The role of mathematical modelling in evolutionary biology is pretty questioned, although its integral role in studies on evolution. Differently from other scientific disciplines, such as Physics or Chemistry, Biology was born as a descriptive science, and the affirmation of mathematics as an effective and indispensable part of investigation is still to be fully accomplished. In evolutionary research, an important role of mathematics is to provide a “proof-of-concept” test of verbal explanations, paralleling the way in which empirical data are used to test hypotheses.
Whereas the connection between empirical analyses and theoretical modelling is straightforward in some cases, such as the construction of likelihood functions for parameter inference and model choice, empiricists may not appreciate the importance of highly abstract models, which might not provide immediately testable predictions. Probably, skepticism stems from some misconceptions and misunderstandings about mathematical modelling, and a clarification about its role may ease the communication between experimentalists and theoretical biologists.
Some evolutionary biologists from the USA point this out in a very clear paper, published some days ago on PLOS Biology, and first-authored by Maria Servedio from the University of North Carolina. The parallels between empirical experimental techniques and proof-of-concept modeling in the scientific process are explained in the following flowchart.
As shown, the proof-of-concept models are best suited to test the logical correctness of verbal hypotheses, such as the effectivity certain assumptions have to lead to certain prediction. Hypotheses which assumptions are most commonly met in Nature, are instead argued to be possibly addressed by empirical approaches only.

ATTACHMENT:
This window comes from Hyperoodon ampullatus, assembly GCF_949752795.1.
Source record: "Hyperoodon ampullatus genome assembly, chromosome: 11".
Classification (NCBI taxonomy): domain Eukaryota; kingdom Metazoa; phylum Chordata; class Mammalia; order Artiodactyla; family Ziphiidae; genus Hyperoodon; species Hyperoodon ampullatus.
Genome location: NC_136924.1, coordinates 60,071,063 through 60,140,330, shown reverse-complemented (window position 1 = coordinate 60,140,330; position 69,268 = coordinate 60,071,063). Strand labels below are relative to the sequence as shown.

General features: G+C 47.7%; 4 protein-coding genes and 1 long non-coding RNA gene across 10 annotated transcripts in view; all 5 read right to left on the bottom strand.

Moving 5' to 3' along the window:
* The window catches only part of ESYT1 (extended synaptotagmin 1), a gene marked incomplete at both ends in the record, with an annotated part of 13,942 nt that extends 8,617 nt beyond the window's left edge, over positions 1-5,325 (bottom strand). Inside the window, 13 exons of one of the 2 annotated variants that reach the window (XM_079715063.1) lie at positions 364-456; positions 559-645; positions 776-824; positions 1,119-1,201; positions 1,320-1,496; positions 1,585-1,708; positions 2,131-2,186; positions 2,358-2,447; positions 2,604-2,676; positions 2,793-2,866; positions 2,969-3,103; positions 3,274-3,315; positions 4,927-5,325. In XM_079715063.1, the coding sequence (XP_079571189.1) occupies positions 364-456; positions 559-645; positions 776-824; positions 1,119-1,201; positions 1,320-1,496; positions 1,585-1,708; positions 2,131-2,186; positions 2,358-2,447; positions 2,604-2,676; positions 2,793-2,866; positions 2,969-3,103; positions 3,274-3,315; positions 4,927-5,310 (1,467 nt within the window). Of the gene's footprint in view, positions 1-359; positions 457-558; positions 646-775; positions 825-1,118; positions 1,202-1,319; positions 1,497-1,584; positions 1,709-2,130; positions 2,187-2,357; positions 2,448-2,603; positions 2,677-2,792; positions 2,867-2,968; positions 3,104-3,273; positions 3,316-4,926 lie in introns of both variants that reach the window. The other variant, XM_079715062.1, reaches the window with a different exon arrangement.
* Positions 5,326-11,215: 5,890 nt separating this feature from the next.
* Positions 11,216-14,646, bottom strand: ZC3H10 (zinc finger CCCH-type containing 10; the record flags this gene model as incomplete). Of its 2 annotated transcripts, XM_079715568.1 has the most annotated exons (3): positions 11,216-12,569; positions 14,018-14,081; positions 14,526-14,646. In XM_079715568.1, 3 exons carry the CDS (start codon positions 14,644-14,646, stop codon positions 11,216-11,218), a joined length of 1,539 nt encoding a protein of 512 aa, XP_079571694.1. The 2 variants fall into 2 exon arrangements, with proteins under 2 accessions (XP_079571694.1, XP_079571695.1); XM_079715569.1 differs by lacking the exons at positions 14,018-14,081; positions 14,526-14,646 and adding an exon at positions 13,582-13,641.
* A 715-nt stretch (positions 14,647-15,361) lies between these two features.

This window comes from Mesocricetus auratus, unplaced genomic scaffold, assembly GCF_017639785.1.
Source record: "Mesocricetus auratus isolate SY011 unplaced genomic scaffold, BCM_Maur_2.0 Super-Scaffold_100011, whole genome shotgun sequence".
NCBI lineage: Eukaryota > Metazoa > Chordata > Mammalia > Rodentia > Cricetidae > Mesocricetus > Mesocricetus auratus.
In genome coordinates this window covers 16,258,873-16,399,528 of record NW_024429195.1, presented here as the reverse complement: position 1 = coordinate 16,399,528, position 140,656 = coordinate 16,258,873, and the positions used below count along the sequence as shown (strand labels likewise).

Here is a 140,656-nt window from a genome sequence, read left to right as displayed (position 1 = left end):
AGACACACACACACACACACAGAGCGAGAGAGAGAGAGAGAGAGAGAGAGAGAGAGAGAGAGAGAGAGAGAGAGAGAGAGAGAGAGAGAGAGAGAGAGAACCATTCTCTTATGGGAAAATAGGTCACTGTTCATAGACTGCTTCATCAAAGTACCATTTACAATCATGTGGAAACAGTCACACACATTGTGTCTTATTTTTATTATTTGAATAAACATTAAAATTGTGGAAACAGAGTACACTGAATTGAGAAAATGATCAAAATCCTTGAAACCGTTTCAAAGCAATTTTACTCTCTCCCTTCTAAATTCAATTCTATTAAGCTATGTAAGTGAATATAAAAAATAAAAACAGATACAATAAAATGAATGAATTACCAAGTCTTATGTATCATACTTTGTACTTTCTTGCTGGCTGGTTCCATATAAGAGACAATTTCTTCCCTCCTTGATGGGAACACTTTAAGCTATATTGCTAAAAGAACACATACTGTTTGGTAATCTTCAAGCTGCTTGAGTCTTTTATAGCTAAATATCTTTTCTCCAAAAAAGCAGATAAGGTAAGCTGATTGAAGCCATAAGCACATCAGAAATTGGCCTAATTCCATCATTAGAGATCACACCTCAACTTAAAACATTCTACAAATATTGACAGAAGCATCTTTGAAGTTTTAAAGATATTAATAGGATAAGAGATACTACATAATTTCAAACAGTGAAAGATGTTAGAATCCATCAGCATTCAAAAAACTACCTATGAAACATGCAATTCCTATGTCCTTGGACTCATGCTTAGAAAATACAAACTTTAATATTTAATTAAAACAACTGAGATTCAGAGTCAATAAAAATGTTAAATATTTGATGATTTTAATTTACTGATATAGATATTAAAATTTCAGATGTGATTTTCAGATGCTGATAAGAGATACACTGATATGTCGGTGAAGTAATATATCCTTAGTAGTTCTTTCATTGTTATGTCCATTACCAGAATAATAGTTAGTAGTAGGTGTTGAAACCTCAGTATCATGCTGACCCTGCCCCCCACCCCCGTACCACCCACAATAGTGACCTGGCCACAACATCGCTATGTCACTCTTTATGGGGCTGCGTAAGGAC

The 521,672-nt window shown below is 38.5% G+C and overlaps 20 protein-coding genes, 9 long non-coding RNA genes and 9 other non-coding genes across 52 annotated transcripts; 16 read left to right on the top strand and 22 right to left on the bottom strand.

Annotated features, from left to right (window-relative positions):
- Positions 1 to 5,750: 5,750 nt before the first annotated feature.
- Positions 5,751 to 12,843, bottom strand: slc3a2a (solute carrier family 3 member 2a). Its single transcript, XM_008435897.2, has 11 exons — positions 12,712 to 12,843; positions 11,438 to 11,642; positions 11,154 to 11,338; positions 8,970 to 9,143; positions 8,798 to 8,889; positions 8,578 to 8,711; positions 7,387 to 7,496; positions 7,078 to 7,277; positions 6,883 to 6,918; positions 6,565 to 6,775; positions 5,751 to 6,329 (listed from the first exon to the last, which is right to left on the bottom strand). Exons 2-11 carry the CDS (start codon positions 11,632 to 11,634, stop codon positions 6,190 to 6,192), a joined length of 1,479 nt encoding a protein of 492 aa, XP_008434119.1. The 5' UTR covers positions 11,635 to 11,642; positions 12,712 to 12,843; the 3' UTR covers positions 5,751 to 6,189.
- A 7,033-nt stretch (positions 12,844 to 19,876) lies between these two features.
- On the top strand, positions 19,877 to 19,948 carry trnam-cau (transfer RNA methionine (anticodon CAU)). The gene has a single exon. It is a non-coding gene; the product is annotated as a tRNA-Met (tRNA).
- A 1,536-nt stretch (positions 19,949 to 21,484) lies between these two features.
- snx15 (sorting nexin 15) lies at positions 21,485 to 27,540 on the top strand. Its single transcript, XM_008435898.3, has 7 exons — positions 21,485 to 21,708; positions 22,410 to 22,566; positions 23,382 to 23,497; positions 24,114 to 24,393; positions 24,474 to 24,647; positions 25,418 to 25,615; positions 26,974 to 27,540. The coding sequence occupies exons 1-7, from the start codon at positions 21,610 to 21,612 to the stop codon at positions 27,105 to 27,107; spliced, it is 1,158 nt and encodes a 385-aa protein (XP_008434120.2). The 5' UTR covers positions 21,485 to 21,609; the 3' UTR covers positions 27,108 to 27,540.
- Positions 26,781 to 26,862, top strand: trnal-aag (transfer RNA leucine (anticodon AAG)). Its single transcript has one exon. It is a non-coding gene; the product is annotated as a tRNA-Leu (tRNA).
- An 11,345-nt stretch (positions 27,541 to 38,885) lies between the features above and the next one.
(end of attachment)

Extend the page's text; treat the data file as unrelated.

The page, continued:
Discussion on most common misunderstandings is centred around three main points.
The authors first argue that the main misunderstandings, in matter of mathematical modelling, happen as theoreticians are asked how they might test their proof-of- concept models empirically. The models are discussed to be themselves tests of validity of verbal assumptions, and their outcome can thus determine whether a verbal model is valid or defective.
Second, this does not mean that proof-of-concept models do not need to interact with empirical work. Actually, in most of cases, quite the contrary is true. Many vital links between theory and natural systems can be found in assumption stage, prediction stage and even in discussion stage, when empirical results are threaded into a broader conceptual framework.
Third, authors point out that a discordance between theoretical predictions and empirical data may be a great point of interest, giving to both theoreticians and experimentalists the opportunity to appreciate underrated phenomena, or to reconsider the assumptions and empirical procedures.
Despite this paper discusses in detail the role of theoretical modelling in evolutionary biology, we should take our time to reflect, in general terms, on the relationship between experimental work and mathematical modelling. I am very next to write about the criticism that is investing some of the most common algorithms for NGS data analysis, because I have the feeling that the search of proper mathematical modelling algorithms will be one of bioinformaticians’ main occupation in coming years. This article serves thus as a fair example, even if not directly applicable to all the fields of life sciences, of how the relationship between empirical and mathematical work should be properly interpreted.